Values of microphysical parameters: rd (rw) is radius of dry (wet) CCN particle in bin i, and k is a constant for specification of wet radius. Column STD contains cumulative distribution of background CCN particles; columns FLM–TOT17 contain cumulative distribution of additional sea-salt nuclei.
Fig. 2.

CCN cumulative spectra for the simulations. (a) The thick black line indicates the spectrum for the STD simulation. The gray and dashed lines represent cumulative distributions of sea-salt nuclei corresponding to surface winds of 12 and 17 m s−1 that are added to the STD spectrum in order to construct the TOT and TOT17 spectra, respectively. The radius values under the x axis refer to the “wet” radius, which is the aerosol radius the moment they are activated in the cloud (see Kogan 1991). (b) Cumulative size distributions for the JET and FLM simulations. The total aerosol concentration is the same for both spectra, but the mean radius differs.

Fig. 2.

CCN cumulative spectra for the simulations. (a) The thick black line indicates the spectrum for the STD simulation. The gray and dashed lines represent cumulative distributions of sea-salt nuclei corresponding to surface winds of 12 and 17 m s−1 that are added to the STD spectrum in order to construct the TOT and TOT17 spectra, respectively. The radius values under the x axis refer to the “wet” radius, which is the aerosol radius the moment they are activated in the cloud (see Kogan 1991). (b) Cumulative size distributions for the JET and FLM simulations. The total aerosol concentration is the same for both spectra, but the mean radius differs.

To test the sensitivity of the precipitation process to the influx of wind-produced sea-salt aerosol from the ocean surface, we performed two additional simulations labeled TOT and TOT17, in which the aerosol distribution of the STD case was supplemented by sea-salt aerosols. The cumulative spectra corresponding to the additional aerosol are indicated by the gray (TOT) and dashed (TOT17) lines in Fig. 2a and correspond to additional sea-salt aerosols with total concentrations of 29.27 and 82.1 cm−3. The TOT spectrum was formulated by employing the exponential relations for “film” and “jet” aerosol modes given by O’Dowd et al. (1997), corresponding to a surface wind speed of 12 m s−1, a value consistent with the observed near-surface wind in RICO over that period (Colón-Robles et al. 2006). The TOT17 spectrum represents a limiting case that assumes film and jet aerosol concentrations corresponding to a surface wind speed of 17 m s−1. Our imposed sea-salt concentrations differ slightly from those calculated using the O’Dowd et al. (1997) formulas, partly because of an artifact of the spectral discretization but more generally because we employ the O’Dowd et al. relations as a general constraint on the values of sea-salt aerosol concentrations in the film and jet modes. According to Lewis and Schwartz (2004, see their Fig. 22), these concentrations vary in a range spanning about an order of magnitude, depending on environmental conditions.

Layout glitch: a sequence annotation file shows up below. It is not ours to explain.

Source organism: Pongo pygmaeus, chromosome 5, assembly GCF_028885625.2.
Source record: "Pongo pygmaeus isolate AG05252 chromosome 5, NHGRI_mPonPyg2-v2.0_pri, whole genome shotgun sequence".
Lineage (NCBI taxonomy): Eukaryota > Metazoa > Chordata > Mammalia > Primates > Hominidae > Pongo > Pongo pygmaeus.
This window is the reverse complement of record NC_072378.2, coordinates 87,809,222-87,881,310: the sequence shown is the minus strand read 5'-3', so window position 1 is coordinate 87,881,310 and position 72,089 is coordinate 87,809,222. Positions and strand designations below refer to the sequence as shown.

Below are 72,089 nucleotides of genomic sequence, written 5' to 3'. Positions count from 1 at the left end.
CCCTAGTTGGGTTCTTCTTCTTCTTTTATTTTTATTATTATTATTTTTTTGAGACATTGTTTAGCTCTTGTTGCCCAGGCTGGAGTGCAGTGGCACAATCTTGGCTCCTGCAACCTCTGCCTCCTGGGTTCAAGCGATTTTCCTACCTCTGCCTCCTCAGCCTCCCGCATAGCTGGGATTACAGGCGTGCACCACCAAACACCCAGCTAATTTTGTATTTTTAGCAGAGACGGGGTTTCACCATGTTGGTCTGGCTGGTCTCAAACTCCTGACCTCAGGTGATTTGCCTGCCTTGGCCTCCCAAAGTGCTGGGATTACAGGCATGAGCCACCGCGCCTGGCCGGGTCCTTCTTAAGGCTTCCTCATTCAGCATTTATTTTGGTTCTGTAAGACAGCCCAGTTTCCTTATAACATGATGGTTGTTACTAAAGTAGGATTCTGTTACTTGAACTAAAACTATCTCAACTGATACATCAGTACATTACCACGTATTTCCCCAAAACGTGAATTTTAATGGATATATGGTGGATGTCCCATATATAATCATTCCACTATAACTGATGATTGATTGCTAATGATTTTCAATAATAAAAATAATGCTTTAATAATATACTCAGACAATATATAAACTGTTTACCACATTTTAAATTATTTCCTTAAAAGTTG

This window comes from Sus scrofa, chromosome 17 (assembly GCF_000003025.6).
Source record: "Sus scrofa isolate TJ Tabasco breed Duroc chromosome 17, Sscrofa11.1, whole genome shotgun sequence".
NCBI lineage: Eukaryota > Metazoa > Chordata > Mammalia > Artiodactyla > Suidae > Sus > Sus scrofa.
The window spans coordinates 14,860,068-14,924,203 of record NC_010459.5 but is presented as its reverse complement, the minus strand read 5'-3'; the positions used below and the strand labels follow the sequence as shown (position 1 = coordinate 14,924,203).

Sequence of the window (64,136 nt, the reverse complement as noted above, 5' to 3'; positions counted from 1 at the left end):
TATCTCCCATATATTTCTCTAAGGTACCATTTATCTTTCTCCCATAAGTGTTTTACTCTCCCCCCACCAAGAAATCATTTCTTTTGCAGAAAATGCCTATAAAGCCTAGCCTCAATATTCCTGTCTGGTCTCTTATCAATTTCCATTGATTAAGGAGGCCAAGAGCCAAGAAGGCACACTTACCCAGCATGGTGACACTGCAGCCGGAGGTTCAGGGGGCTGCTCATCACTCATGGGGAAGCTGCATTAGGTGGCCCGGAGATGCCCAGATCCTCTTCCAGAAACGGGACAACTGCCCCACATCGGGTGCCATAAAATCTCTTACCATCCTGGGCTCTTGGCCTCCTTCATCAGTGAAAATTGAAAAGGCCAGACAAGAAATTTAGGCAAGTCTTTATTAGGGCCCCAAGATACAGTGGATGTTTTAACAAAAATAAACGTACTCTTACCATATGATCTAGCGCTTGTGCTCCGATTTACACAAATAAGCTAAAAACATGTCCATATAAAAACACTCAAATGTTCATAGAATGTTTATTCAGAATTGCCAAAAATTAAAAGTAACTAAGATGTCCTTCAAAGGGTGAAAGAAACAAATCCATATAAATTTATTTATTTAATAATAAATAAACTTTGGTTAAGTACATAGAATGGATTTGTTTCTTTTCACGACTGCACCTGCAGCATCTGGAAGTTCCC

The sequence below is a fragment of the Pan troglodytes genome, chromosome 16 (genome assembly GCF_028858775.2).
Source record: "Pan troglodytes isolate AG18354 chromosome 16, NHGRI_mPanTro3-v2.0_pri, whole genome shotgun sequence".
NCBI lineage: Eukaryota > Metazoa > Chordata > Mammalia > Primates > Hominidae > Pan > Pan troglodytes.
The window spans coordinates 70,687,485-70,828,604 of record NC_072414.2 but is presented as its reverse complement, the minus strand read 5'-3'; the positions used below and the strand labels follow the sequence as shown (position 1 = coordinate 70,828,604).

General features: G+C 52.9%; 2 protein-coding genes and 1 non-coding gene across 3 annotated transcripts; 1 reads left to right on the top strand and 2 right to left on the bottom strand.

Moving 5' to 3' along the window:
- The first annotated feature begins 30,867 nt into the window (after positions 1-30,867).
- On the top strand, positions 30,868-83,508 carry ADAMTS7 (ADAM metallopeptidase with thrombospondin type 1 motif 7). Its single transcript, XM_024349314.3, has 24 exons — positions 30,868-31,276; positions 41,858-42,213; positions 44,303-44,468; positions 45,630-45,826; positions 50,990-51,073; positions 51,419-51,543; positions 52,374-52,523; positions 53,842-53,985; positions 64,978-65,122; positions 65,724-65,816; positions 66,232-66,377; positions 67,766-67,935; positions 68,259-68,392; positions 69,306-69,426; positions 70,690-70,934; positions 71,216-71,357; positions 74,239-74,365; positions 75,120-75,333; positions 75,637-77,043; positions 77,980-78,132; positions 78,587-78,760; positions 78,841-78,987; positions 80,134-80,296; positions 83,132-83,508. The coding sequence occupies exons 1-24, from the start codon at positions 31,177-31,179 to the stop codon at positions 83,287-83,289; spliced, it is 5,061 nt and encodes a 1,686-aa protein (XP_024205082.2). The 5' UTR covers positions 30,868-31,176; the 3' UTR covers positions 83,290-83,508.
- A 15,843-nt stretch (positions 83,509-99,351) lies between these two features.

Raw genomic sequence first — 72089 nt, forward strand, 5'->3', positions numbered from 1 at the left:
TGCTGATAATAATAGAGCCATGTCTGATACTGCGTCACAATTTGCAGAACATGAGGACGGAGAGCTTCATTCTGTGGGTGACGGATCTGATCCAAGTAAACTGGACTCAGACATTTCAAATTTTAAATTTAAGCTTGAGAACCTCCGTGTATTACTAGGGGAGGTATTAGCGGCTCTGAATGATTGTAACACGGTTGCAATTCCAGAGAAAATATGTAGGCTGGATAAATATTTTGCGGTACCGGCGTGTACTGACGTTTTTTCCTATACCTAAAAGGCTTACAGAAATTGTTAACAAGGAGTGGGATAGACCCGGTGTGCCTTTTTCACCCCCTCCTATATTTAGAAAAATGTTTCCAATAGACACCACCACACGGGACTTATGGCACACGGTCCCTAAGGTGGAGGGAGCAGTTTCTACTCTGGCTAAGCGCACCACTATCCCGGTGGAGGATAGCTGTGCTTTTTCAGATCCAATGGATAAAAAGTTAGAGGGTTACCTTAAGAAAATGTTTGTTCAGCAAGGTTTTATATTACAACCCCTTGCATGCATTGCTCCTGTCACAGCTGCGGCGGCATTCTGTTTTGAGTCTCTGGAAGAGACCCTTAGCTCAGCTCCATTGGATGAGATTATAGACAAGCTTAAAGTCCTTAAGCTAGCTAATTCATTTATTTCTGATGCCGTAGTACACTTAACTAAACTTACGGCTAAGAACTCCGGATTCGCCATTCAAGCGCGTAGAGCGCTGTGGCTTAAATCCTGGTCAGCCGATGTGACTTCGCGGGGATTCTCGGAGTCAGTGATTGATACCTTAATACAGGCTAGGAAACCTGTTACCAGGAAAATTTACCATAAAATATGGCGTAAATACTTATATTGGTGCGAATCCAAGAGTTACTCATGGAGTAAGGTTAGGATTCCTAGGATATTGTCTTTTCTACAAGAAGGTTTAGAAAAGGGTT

To mimic the surface flux of sea-salt aerosol in the TOT simulation, the additional aerosols were added only at the lowest two model levels by imposing constant aerosol concentrations in each bin (essentially a specified boundary condition). The aerosols were subsequently transported vertically in the subcloud layer by subgrid-scale fluxes and turbulent boundary layer eddies resolved by the LES.

In addition to the STD and TOT simulations, two more idealized experiments (FLM and JET) were performed in order to study the sensitivity of the precipitation process to sea-salt aerosols of different sizes. During RICO, the observed low-level wind speeds were at times in the range of 15–17 m s−1 [see Fig. 3 of Rauber et al. (2007)]. We therefore assumed a surface-level wind speed of 17 m s−1 as a reasonable upper limit of RICO wind speeds and used it to specify jet and film mode aerosol concentrations in these two additional sensitivity experiments. According to O’Dowd et al. (1997), who analyzed data from a large number of observations, sea-salt concentrations for winds speeds of 10–17 m s−1 span the 50–100 cm−3 range. We specified a sea-salt concentration of 56.5 cm−3, a value within bounds of measured wind speeds reported in RICO observations. This additional aerosol concentration was imposed at the surface, in addition to the background aerosol from the STD simulation. Because the effect of aerosol on precipitation strongly depends on the average size of the activated CCN, these two experiments distributed this identical concentration of additional CCN in the range of either predominantly accumulation mode nuclei (0.02–0.13-μm dry radius range; simulation labeled FLM) or in the range of predominantly large and giant nuclei (0.06–5.5-μm dry radius range; simulation labeled JET). The total additional concentrations were identical in the FLM and JET simulations, but the mean radius was changed. The fact that the additional aerosol in the FLM and JET simulations were of different sizes is reflected in the activation spectrum (Fig. 2b). The cumulative distributions employed in the FLM and JET simulations are shown in Table 2 and are consistent with the summary of sea-salt aerosol measurements in Lewis and Schwartz (2004).